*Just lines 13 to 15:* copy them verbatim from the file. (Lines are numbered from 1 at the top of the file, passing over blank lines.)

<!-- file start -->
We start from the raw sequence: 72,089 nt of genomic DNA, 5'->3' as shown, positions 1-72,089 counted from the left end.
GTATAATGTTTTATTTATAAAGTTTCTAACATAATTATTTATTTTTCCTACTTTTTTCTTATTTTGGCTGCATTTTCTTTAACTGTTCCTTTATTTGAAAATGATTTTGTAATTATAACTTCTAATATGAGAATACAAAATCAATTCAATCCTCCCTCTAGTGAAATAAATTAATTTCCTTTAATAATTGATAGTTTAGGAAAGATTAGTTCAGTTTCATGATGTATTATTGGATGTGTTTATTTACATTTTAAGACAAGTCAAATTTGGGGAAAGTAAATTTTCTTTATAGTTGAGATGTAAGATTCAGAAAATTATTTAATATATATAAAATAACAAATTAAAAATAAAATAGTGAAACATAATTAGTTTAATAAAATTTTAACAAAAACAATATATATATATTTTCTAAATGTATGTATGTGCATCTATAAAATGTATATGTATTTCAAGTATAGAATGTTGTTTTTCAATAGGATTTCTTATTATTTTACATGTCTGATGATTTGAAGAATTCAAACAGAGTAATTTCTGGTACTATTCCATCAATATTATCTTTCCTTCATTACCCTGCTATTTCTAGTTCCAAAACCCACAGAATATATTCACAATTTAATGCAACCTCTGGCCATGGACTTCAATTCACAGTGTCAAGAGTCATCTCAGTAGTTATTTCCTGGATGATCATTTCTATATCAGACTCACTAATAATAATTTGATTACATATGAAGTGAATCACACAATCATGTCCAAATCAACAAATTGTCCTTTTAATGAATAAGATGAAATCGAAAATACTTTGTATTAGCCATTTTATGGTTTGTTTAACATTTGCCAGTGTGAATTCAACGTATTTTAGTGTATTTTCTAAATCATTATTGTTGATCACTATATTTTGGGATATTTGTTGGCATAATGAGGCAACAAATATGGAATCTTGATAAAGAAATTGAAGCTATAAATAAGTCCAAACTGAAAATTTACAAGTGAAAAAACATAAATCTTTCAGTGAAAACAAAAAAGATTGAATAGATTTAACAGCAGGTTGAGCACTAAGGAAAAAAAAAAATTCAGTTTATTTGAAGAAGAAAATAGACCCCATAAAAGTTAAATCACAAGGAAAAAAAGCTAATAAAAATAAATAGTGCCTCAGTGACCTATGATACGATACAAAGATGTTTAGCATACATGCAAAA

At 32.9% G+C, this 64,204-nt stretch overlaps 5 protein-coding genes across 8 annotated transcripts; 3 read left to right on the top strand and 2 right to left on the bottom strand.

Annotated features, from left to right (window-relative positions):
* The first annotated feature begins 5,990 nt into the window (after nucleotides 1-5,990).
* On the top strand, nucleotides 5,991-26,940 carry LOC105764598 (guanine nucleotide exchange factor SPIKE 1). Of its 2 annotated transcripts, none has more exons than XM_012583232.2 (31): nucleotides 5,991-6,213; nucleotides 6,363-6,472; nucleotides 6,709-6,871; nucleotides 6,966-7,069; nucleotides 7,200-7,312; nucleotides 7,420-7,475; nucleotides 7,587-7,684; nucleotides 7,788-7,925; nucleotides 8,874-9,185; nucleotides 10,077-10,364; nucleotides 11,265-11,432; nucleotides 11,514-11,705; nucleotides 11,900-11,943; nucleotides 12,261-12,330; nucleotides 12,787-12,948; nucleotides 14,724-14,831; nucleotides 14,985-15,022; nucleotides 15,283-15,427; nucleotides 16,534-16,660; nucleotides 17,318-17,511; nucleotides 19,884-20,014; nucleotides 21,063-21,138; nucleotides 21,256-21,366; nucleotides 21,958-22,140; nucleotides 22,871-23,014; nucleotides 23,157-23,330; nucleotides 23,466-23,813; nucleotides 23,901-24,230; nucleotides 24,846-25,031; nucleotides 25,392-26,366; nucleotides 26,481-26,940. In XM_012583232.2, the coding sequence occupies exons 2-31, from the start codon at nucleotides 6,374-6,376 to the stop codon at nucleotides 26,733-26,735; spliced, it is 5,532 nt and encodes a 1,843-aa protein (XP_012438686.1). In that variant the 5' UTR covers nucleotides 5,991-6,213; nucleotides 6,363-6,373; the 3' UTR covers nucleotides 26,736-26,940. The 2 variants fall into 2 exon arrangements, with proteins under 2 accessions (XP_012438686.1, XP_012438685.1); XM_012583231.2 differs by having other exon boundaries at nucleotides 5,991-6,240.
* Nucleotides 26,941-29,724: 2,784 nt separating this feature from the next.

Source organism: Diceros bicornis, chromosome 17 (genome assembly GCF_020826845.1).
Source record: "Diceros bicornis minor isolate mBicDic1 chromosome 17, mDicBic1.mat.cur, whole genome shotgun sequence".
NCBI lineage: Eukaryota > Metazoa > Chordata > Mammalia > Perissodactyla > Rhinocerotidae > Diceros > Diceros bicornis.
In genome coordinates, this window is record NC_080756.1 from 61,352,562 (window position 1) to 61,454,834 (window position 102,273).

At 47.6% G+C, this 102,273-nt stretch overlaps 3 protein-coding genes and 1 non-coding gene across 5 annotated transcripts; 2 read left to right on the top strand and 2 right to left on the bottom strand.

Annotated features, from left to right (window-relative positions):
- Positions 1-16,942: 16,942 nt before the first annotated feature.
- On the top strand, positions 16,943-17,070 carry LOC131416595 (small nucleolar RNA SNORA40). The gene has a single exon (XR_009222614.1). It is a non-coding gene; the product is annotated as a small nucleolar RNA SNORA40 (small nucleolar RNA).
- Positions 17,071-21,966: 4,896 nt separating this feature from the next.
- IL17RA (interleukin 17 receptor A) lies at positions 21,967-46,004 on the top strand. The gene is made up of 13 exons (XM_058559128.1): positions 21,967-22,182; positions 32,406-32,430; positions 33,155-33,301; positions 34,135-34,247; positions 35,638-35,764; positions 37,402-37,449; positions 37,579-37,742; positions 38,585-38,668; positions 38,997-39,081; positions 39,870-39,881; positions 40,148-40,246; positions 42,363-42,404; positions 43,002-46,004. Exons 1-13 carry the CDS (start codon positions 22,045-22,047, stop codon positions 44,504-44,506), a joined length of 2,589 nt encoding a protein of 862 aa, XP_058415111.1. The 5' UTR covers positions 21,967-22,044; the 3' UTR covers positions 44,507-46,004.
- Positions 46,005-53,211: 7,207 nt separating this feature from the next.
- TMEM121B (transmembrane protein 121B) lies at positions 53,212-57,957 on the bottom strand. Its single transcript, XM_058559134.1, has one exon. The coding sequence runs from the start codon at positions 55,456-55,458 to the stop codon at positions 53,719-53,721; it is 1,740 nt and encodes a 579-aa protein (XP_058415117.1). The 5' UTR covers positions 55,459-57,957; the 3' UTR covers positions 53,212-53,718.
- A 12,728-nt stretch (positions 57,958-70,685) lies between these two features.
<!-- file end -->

Annotated features, from left to right (window-relative positions):
- Positions 1-16,942: 16,942 nt before the first annotated feature.
- On the top strand, positions 16,943-17,070 carry LOC131416595 (small nucleolar RNA SNORA40). The gene has a single exon (XR_009222614.1). It is a non-coding gene; the product is annotated as a small nucleolar RNA SNORA40 (small nucleolar RNA).